What the heck do I have to do to become a multi-millionaire hipster Instagram influencer with lucrative contracts from big companies? I want free hotel stays, toys for my kids, treats for my dog, gluten-free weight-loss milkshakes, and whatever else anyone will throw my way so I can shamelessly hawk wares online to my adoring “fans.” I think I have an edge over the average social media influencer because, unlike the tens of thousands of identically #blessed skinny girls and #sixpack buff bros, I’m more of a proudly balding, beer belly type with a dope vinyl collection and a kegerator full of local craft brew in my garage. I feel like hipsters would rather see me in their social media feeds than some Beverly Hills twerp, right?
I keep hearing about how Millennials will (maybe) be the first generation to have it worse than their parents, and about how all the poor hipsters are struggling to find work with their liberal arts degrees, and about how it just ain’t easy making your way in the world today. At the same time, if hipsters were really struggling so hard, you might think they would get some sympathy. I don’t see any foundations lining up to donate their endowments in the fight to end hipster poverty. It’s not like underemployed twenty-somethings have anything in common with kids who get cancer or the victims of natural disasters. Is their struggle really real, and, if so, why does it matter?
— Jess M.
I have juxtaposed these fraternal twin inquiries because they illustrate a paradox of modern life applicable, but not exclusive, to hipsters. On the one hand, there’s this weird cultural myth floating around about how anybody can get rich and famous hawking products on Instagram. As if somehow you don’t have to work if you own a French bulldog that will pose for a camera and you’re willing to shill it till you kill it. Even big corporations are hip enough to mock this idea, as KFC has rather brilliantly done with its reinvention of Colonel Sanders as a Coachella-bound hipster influencer who can’t shut up about secret herbs and spices.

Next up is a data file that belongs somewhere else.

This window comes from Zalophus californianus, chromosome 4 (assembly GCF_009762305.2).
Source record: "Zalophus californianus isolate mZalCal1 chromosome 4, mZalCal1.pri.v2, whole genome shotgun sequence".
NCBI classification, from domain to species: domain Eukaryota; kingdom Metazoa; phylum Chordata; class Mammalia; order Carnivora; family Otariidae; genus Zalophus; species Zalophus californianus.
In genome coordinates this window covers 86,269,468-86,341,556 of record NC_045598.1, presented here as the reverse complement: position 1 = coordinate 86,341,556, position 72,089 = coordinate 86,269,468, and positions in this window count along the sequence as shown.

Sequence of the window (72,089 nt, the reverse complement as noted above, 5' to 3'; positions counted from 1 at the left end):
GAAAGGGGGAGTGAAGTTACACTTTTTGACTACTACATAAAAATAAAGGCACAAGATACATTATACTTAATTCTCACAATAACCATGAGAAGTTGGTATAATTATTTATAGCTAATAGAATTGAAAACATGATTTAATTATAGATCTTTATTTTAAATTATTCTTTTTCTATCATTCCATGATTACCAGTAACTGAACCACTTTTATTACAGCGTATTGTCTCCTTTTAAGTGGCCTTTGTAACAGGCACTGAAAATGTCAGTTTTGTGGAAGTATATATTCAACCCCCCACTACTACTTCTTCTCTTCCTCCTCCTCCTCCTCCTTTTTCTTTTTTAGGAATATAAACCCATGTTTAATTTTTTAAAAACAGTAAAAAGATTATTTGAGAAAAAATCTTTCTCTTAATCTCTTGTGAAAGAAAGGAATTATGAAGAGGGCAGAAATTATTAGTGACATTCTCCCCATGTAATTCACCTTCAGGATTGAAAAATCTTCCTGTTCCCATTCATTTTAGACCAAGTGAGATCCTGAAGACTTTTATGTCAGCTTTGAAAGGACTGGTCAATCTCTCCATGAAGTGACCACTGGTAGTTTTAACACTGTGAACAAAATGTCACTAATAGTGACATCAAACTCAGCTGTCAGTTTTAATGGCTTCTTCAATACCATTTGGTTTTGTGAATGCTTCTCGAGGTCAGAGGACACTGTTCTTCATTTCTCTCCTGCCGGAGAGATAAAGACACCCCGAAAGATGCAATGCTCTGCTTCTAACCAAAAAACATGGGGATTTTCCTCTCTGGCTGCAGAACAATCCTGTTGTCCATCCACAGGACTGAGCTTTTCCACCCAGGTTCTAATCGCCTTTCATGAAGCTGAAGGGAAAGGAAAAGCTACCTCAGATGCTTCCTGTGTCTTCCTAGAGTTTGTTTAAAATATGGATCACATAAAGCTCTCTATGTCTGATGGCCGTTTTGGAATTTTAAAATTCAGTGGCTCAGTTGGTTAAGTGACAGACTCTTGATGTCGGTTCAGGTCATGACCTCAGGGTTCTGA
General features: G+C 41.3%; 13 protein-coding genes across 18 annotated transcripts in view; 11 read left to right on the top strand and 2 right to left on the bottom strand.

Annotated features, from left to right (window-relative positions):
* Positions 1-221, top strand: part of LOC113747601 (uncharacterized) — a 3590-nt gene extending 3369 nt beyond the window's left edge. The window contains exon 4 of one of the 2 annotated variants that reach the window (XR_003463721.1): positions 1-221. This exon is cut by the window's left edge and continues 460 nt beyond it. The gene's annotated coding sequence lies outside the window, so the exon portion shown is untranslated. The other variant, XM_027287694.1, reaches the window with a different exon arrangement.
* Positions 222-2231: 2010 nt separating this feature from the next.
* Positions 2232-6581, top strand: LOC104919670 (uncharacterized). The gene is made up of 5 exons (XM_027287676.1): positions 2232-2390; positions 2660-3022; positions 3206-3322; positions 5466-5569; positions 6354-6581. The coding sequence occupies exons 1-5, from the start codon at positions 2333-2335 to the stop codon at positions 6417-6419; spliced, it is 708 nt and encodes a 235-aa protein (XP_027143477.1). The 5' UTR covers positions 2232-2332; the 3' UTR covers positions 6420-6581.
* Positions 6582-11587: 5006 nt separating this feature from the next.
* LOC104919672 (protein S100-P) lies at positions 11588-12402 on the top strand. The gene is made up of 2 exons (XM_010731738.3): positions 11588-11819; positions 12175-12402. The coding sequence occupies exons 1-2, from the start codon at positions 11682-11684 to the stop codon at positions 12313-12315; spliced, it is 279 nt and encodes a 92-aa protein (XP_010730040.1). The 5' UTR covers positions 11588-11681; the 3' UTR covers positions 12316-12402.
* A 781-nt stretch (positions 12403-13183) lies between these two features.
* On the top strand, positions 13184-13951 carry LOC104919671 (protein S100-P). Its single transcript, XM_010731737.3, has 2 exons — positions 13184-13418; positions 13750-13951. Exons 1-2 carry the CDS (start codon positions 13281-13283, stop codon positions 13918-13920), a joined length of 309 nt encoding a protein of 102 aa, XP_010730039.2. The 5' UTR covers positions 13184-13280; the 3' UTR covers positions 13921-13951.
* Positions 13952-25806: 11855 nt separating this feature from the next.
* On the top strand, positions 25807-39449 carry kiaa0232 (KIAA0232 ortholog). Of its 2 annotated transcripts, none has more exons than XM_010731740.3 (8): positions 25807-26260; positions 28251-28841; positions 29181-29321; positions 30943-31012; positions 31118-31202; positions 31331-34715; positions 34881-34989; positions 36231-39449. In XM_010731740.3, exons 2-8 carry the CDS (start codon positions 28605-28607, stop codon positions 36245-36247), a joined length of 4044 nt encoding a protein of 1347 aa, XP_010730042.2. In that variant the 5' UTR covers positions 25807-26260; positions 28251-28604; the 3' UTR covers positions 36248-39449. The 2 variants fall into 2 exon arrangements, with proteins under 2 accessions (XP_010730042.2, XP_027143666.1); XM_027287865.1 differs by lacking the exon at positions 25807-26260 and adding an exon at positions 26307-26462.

On the other hand, there’s this crazy reality check that, no matter how entrepreneurial the hipster spirit may seem, we’re a class of people, perhaps a whole generation, stuck renting homes we can’t afford, working jobs without pension plans, and hustling to make ends meet by pimping out our pets as models for the organic cat food we can’t otherwise afford.
These two seeming truisms pass like ships in the night, and that may be kind of a problem.
Now, I love the idea of a soup kitchen handing out vegan kale vichyssoise to hungry hipsters, but I doubt this predicament will have such a clean solution, in no small part because we can pick ourselves up when we’re down, thank you very much. Similarly, one does not simply get rich and famous overnight. After all, they call it a “fortune” because luck has more to do with it than anything else.
If there’s an answer, it lies somewhere in the space between diminished opportunities and illusory get rich quick schemes. I’ve often said we hipsters value our humanity in the digital age (hence the vinyl record collections and amateur lumberjack vibe), and we must find ways to make that humanity worth something, otherwise we will have nothing but Instagram dreams and empty wallets.